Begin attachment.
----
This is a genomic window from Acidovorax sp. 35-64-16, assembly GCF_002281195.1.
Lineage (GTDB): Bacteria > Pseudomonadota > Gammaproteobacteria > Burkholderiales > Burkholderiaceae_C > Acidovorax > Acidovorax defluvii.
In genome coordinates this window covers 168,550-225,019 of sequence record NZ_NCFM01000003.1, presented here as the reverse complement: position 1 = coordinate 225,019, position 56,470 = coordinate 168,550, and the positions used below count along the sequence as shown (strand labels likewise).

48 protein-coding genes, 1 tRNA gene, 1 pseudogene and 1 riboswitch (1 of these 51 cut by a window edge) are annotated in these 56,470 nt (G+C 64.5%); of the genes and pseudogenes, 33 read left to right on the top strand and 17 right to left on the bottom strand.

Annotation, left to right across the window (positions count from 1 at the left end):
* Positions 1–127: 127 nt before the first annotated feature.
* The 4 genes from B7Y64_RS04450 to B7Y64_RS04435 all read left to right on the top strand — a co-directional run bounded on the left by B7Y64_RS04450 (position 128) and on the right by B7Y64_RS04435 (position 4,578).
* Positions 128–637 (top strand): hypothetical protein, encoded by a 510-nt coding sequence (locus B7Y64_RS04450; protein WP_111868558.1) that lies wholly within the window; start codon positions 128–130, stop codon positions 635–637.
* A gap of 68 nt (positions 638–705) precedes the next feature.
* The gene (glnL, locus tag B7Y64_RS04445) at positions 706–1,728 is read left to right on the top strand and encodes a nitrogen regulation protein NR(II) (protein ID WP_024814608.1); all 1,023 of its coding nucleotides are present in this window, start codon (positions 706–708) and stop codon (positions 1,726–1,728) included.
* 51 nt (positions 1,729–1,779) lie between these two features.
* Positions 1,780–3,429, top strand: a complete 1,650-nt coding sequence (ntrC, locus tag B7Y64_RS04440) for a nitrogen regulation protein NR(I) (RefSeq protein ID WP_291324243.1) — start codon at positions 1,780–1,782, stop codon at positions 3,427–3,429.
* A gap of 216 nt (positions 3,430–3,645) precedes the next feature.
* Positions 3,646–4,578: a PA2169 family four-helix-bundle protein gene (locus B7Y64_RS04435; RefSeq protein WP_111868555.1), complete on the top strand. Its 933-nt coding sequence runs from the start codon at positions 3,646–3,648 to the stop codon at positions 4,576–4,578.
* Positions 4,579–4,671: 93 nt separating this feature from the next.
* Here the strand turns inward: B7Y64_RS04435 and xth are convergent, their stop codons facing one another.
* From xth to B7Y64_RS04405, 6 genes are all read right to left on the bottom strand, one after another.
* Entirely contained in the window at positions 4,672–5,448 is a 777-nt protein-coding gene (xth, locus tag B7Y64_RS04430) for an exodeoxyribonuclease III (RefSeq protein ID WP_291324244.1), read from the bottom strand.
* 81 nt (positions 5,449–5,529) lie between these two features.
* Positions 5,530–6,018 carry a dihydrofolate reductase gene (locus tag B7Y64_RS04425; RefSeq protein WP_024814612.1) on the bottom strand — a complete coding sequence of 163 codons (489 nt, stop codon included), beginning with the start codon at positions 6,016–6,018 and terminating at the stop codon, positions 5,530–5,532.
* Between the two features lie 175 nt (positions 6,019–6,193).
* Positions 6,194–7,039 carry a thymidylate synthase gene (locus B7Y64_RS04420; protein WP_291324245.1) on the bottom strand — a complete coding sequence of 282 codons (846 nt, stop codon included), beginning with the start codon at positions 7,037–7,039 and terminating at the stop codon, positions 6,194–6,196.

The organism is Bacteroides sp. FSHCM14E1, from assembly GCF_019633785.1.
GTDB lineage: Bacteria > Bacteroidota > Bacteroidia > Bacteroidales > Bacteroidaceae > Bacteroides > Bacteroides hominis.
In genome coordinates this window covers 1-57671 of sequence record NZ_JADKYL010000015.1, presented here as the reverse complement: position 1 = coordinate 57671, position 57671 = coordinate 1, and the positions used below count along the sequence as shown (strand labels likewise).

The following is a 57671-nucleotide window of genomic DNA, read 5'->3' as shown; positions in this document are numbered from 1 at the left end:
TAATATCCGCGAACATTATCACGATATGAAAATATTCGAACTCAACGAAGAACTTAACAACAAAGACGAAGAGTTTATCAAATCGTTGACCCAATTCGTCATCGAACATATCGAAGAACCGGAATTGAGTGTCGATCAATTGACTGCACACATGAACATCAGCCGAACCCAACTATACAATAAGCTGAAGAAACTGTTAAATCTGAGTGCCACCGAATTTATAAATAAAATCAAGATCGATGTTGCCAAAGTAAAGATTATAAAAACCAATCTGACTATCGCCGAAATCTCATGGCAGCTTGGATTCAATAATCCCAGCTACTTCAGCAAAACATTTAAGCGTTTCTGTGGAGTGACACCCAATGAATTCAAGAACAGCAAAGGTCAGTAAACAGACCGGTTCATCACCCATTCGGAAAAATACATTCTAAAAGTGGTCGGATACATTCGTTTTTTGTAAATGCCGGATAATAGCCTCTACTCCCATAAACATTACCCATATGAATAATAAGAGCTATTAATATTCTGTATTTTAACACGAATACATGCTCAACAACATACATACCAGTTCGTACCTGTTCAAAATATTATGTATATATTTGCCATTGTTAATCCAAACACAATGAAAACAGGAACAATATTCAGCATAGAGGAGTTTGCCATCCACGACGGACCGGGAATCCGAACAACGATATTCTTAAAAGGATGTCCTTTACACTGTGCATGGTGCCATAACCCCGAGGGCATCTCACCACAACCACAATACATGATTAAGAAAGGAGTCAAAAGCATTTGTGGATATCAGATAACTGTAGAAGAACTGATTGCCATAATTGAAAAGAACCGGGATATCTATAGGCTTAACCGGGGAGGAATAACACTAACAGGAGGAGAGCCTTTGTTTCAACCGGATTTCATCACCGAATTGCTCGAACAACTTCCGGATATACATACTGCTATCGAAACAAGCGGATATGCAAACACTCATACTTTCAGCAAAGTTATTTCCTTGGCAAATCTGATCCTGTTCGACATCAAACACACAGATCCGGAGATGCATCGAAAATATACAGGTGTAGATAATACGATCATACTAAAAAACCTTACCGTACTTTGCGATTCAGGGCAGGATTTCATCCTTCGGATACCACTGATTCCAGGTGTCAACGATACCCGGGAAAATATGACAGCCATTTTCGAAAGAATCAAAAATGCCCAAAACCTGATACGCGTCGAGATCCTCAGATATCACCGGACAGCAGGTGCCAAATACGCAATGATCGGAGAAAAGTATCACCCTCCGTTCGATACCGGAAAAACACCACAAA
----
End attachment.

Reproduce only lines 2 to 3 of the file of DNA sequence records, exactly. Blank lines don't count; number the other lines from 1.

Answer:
Lineage (GTDB): Bacteria > Pseudomonadota > Gammaproteobacteria > Burkholderiales > Burkholderiaceae_C > Acidovorax > Acidovorax defluvii.
In genome coordinates this window covers 168,550-225,019 of sequence record NZ_NCFM01000003.1, presented here as the reverse complement: position 1 = coordinate 225,019, position 56,470 = coordinate 168,550, and the positions used below count along the sequence as shown (strand labels likewise).